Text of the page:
Wheeldon Lane was a main throughfare in the days of the Dog Kennels – and it also marked the western boundary. It ran south from Low Pavement down to the Ragged School and thence over the River Hipper towards Boythorpe.
Wheeldon Lane photo taken looking down from the Market Hall end. Brayshaws was a printers after Masons Tobacco factory was moved to Spital.
Wheeldon Lane looking towards Market Hall – you can see the archway where the lane opened out into Low Pavement opposite the Market Hall right in the middle of the picture.
What’s in a lane?
By Lesley Phillips
In the 1860s, the newspaper reports from Chesterfield Police Court regularly featured the occupants of Wheeldon Lane. This ancient Chesterfield Street gained such a bad name that in 1874 a deputation of local tradesmen and property owners went to a Town Council Meeting and demanded something be done about this nuisance.
The arched entrance to Wheeldon Lane opposite the Market Hall
Wheeldon Lane is thought to have been named after a prominent 16th century Chesterfield family, and was possibly earlier known as ‘Steppestone Lane’ as it led down from the town to a crossing over the river Hipper.(W.E. Godfrey. Soutergate, a lost Chesterfield street. 1936).
By 1803 Potter’s Plan of Chesterfield (Chesterfield Library) shows a carpet factory with a steam engine on the lane, and trade directories of the period record Samuel Brown as a carpet manufacturer of Chesterfield. (Holden’s directories 1805 and 1809).
The site of the factory is now occupied by the exit barriers of the Pavements multi-storey car park.
Maps show two courtyards on Wheeldon Lane; one near the top with a large house on the east side and poorer housing on the west side, and another court at the bottom of the lane near the river. The narrow public footpath running east from the north-east corner of this bottom court was called the Dog Kennels, as was the area it served. In his history of the Ragged School, D. Botham noted, ”Dog Kennels was the name on the blue enamelled sign that still rusted on the wall sixty years after the alley closed…” (D.F. Botham. A brief history of the Ragged School. 1998).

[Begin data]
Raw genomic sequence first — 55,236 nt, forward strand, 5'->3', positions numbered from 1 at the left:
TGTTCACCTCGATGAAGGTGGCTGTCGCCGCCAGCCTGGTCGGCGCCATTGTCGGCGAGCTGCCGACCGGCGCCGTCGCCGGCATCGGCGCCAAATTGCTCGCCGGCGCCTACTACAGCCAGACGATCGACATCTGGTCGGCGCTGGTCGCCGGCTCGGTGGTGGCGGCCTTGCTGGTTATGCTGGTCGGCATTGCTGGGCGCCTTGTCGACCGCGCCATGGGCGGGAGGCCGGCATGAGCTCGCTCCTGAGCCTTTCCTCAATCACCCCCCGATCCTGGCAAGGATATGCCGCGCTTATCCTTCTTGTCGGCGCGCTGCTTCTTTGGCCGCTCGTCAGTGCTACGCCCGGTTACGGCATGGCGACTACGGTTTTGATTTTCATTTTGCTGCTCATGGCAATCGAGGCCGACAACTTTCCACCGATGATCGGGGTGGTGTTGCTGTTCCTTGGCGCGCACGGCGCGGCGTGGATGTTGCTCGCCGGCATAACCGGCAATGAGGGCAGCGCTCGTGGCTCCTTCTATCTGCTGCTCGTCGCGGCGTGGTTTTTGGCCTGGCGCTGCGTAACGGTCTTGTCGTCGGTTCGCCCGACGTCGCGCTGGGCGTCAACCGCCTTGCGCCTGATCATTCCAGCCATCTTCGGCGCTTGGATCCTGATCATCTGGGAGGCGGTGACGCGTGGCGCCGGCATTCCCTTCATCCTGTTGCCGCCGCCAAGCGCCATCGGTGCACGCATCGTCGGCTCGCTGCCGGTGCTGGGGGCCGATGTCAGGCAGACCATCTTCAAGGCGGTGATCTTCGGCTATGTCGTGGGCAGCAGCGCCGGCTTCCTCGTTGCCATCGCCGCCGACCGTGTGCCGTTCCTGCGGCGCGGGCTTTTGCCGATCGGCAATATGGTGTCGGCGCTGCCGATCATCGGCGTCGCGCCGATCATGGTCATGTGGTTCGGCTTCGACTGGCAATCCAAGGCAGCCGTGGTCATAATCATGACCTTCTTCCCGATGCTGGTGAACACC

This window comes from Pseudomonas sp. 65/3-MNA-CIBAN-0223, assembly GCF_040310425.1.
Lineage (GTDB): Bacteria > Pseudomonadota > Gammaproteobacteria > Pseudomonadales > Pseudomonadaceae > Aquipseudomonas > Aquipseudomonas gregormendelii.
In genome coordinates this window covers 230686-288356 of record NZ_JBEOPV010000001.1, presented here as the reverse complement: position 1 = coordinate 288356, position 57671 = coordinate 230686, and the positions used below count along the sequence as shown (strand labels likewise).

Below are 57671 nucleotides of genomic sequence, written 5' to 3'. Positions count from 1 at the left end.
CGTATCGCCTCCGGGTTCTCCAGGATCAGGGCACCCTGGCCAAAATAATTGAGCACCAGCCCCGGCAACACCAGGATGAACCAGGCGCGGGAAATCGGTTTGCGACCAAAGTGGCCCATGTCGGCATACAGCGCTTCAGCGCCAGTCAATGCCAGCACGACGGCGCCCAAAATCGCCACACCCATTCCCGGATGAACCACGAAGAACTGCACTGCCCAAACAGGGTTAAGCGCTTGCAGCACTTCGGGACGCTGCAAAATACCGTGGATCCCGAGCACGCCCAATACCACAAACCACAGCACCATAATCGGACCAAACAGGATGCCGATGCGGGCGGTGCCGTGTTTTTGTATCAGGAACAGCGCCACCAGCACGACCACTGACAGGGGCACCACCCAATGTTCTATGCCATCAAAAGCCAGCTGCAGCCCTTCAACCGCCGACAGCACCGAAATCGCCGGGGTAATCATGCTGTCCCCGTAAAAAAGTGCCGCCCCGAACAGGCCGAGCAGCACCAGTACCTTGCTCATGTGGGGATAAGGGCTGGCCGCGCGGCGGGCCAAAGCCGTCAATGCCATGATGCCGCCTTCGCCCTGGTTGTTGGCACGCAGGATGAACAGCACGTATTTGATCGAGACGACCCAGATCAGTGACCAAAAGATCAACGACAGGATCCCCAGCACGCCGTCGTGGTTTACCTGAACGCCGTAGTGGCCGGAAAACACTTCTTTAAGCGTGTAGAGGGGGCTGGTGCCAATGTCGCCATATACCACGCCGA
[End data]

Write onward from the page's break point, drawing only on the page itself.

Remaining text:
By 1836 the Burgesses of the Borough of Chesterfield were using their “new borough court in Wheeldon Lane” (Derby Mercury 12 Oct 1836); this building stood in the east side of the courtyard at the top of the lane near Low Pavement, on land owned by William Waller in 1849. Waller also owned the large house and garden to the south of this property. (Chesterfield tithe map and award 1849).
In 1849 Wheeldon Lane had two boot and shoemakers, a cooper and a lace factory. John Walker Waterhouse previously had the lace factory on Wheeldon Lane, and made national news in 1846 when he perfected a machine-made lace, which closely resembled fine Mechlin lace. By 1849 the lace factory was owned by John Thackeray & Son, and John Thackeray also owned the other industrial building to the south by the river, namely the iron foundry worked by John Wordsworth. Wordsworth’s mother was Ann Mason, and his cousin was George Mason who owned property in Wheeldon Lane, and who had a tobacco warehouse at the southern end of the top courtyard.
Across the river at the bottom of the lane was the Wheeldon Lane cricket ground used by the Chesterfield Cricket Club. (Derby Mercury 4 Jun 1823).